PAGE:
Gabriel Nderitu wants to fly. The 49 year old amateur airplane builder from Othaya has become an annual fixture on our TV screens as he tries out yet another of his contraptions that stubbornly won’t get off the ground. By 2014, Gabriel had reportedly spent a million shillings on his frustrated passion. And though we can't help but admire his chutzpah and determination, it is curious that over a century after the Wright brothers flew at Kitty Hawk, Gabriel, and several others like him across Kenya, are not soaring.
The answer probably has something to do with Kenya's peculiar approach to learning. With a conference underway in Nairobi to discuss the scrapping of the 8-4-4 system of education, there is a marked preference for “practical” as opposed to “book” learning. Opening the conference, Deputy President William Ruto railed against university classrooms that teach Vasco da Gama but not how to fix a lamp. One radio station tweeted: “Kenyans propose curriculum system that emphasizes on skills not theory & exams”.
"Theory" has become a dirty word. Yet it, or rather the lack of it, is perhaps the reason why Gabriel and his friends are staying grounded for now. It is also the reason why Kenyan dreams of economic and political success have yet to take fight. This was well illustrated last week in the reaction to an opinion piece by Dr David Ndii.
That the article made for uncomfortable reading is an understatement. Dr Ndii’s proposal that Kenya consider balkanising into ethnic statelets in the event of a post-election conflagration triggered by a “sham” 2017 poll, had many frothing at the mouth and calling for his arrest. It has also led to an earnest debate about what nationhood is and why Kenya has seemingly failed to propagate a successful national narrative.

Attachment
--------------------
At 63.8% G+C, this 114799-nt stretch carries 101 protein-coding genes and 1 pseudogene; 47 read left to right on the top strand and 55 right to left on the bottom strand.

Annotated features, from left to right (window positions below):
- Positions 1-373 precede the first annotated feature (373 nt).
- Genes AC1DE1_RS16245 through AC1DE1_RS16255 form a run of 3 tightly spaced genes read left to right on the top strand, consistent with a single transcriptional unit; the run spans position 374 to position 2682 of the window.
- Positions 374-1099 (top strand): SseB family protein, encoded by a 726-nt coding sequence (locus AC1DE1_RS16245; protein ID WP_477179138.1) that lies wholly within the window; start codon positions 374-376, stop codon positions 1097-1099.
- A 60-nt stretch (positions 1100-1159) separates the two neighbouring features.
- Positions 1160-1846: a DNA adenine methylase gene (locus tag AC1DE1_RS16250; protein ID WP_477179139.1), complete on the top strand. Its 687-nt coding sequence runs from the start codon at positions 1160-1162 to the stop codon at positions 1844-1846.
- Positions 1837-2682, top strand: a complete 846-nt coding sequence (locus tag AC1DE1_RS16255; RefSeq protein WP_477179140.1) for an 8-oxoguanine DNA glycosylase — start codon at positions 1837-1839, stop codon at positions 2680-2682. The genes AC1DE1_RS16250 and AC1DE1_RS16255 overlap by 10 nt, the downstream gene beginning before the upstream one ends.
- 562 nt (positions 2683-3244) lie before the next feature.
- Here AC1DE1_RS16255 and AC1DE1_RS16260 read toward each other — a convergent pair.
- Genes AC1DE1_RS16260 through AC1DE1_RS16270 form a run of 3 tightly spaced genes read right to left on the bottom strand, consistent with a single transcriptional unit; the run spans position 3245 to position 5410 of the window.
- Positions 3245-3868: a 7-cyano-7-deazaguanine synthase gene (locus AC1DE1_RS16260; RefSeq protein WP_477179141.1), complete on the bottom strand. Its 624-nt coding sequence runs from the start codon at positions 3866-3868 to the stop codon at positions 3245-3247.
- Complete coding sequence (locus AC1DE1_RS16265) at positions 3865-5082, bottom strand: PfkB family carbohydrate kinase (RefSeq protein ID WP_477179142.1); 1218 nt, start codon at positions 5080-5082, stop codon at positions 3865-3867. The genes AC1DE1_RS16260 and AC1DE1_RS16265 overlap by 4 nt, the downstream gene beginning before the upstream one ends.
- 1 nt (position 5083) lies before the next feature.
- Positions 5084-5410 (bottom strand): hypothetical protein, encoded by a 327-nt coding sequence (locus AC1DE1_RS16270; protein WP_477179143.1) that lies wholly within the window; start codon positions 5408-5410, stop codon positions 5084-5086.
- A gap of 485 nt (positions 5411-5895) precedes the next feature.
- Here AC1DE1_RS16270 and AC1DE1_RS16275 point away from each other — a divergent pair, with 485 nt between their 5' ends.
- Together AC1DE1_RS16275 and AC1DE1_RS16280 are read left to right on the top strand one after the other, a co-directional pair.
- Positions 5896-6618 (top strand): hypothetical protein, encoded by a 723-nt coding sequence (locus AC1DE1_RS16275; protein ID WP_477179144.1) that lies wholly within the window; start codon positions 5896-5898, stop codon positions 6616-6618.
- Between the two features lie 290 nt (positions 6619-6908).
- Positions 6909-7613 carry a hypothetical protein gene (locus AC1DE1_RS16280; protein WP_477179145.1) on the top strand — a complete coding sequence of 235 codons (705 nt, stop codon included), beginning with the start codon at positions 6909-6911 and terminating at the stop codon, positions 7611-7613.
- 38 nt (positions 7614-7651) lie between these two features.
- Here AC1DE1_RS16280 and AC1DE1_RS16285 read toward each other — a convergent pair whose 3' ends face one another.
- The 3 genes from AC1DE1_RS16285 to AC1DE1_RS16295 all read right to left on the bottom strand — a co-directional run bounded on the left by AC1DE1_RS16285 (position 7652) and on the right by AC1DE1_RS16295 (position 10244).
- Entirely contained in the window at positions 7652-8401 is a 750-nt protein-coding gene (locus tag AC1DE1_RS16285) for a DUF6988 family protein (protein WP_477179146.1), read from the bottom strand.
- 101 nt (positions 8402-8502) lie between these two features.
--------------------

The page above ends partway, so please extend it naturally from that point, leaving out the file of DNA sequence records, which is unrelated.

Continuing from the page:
Many of the explanations put forward lay the blame on ethnicity. “The tribe has eaten the nation,” Dr Ndii wrote. He Kenyan elite, he argues, has preferred a tribal discourse and spurned several opportunities to nurture a national one. He sees Kenyan tribes in an abusive relationship with one another and proposes dissolution of the marriage as a viable option. Other, while not going so far, still accept that the basic problem is one of tribe versus nation.
However, this is lazy thinking and the frameworks employed obscure rather than explain the true nature of our problems. For the Kenyan people are not in an abusive marriage with each other. They are in an abusive relationship with their governing elites. The underlying reality is one of a state created by the British to extract resources from the local population and feed them up to an elite few. This state, which preys on wananchi for the benefit of wenyenchi has not been fundamentally reformed since independence.
"Will the elite which has inherited power from the colonialists use that power to bring about the necessary social and economic changes or will they … become part of the Old Establishment?" the future President, Mwai Kibaki, asked in 1964.
History has shown that they chose the latter path. As noted by Professor Daniel Branch in his book Kenya: Between Hope and Despair, “elites have encouraged Kenyans to think and act politically in a manner informed first and foremost by ethnicity, in order to crush demands for the redistribution of scarce resources.”
In using tribe as opposed to class to frame their analysis, Dr Ndii and many of his detractors fall into this trap. They fail to see that that the problem is not one of tribes robbing each other, but of a ravenous elite stealing from everybody else and hyping ethnicity to cover their tracks.
Far from wasting time, better theorising would lead to better solutions and learning from history is critical to not repeating past mistakes. Like Gabriel, if Kenya is to reach for the sky, it would do well to spend at least as much time thinking through theories of how things work as it does tinkering in the backyard.